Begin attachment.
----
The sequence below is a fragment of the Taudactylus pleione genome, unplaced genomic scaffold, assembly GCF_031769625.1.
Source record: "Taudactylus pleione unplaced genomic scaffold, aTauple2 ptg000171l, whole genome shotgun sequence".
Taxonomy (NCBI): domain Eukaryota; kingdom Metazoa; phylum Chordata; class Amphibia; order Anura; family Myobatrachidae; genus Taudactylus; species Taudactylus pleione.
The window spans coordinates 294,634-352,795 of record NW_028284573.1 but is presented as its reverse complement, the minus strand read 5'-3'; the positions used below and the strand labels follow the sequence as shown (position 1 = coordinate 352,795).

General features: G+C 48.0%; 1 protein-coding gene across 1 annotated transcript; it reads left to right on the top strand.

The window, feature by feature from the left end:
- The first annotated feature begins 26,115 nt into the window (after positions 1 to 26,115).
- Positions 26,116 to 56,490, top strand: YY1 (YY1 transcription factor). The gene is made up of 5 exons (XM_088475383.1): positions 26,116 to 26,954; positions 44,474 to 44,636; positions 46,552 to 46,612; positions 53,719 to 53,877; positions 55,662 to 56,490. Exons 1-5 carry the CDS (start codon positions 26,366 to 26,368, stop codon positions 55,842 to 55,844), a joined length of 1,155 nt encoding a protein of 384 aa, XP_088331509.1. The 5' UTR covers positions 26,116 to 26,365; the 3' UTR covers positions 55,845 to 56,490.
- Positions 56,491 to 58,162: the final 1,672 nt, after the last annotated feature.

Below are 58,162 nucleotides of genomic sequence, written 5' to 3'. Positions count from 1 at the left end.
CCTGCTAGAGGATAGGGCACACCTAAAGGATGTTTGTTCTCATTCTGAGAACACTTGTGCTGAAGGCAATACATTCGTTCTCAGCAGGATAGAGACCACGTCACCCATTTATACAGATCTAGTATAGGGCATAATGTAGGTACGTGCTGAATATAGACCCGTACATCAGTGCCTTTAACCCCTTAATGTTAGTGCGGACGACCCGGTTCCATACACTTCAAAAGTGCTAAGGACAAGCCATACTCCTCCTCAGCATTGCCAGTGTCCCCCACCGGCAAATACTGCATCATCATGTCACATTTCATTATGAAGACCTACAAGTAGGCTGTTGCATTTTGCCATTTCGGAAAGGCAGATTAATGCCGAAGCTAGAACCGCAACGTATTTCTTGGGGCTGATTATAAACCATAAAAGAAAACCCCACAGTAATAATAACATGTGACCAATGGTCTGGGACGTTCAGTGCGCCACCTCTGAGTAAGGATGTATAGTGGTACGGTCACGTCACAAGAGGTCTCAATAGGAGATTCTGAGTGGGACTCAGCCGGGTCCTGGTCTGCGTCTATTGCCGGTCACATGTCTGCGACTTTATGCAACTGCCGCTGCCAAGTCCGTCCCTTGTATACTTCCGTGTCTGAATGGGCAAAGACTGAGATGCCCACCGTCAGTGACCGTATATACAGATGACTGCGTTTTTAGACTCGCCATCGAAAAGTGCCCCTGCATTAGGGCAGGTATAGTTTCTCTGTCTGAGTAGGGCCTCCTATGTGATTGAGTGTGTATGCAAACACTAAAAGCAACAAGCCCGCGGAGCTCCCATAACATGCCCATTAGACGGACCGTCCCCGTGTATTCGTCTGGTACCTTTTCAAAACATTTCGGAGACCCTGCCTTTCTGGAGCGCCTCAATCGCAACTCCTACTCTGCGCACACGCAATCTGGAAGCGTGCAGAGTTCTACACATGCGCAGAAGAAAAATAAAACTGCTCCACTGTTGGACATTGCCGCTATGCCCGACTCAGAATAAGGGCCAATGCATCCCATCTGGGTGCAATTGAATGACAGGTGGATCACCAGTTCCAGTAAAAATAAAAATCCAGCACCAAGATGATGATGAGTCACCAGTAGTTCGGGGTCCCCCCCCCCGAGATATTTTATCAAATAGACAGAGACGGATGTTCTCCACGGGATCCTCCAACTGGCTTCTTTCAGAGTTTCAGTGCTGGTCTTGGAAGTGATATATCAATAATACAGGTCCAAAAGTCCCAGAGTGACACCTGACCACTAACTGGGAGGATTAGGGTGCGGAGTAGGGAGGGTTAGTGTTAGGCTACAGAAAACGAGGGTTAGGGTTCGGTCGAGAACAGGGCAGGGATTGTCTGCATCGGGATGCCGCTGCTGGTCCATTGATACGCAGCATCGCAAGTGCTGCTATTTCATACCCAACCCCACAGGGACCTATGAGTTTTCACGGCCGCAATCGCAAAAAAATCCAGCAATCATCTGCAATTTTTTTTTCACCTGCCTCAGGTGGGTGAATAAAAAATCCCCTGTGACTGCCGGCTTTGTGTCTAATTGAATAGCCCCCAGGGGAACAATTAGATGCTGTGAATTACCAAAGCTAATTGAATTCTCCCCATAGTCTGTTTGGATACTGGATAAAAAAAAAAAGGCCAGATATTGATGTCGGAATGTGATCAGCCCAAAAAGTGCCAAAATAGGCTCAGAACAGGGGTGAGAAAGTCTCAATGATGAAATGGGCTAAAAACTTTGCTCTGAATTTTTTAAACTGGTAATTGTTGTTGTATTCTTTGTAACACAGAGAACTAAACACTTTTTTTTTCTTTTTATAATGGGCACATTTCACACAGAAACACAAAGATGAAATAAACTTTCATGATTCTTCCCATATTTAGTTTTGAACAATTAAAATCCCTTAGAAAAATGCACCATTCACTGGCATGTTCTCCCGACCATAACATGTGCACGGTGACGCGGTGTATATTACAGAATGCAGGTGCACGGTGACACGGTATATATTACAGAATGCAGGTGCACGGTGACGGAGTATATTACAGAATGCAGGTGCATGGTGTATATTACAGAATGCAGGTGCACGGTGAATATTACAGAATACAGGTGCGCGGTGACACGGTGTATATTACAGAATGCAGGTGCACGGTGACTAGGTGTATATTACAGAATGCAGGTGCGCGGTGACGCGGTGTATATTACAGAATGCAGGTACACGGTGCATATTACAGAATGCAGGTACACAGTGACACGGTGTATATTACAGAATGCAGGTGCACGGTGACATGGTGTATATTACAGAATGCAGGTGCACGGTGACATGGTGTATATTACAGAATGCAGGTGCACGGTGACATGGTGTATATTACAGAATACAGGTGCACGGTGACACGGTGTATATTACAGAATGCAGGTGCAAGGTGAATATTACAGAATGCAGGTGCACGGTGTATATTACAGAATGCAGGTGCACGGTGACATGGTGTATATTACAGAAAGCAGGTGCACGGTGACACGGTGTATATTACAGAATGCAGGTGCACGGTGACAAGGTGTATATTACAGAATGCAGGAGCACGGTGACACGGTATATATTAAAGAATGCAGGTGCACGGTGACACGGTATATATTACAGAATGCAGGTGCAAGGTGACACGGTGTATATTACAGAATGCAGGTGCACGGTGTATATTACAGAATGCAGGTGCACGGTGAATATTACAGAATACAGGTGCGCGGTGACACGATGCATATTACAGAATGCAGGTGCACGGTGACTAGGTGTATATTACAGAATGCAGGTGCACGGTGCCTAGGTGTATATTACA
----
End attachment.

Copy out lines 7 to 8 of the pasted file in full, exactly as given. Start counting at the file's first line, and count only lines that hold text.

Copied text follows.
- The first annotated feature begins 26,115 nt into the window (after positions 1 to 26,115).
- Positions 26,116 to 56,490, top strand: YY1 (YY1 transcription factor). The gene is made up of 5 exons (XM_088475383.1): positions 26,116 to 26,954; positions 44,474 to 44,636; positions 46,552 to 46,612; positions 53,719 to 53,877; positions 55,662 to 56,490. Exons 1-5 carry the CDS (start codon positions 26,366 to 26,368, stop codon positions 55,842 to 55,844), a joined length of 1,155 nt encoding a protein of 384 aa, XP_088331509.1. The 5' UTR covers positions 26,116 to 26,365; the 3' UTR covers positions 55,845 to 56,490.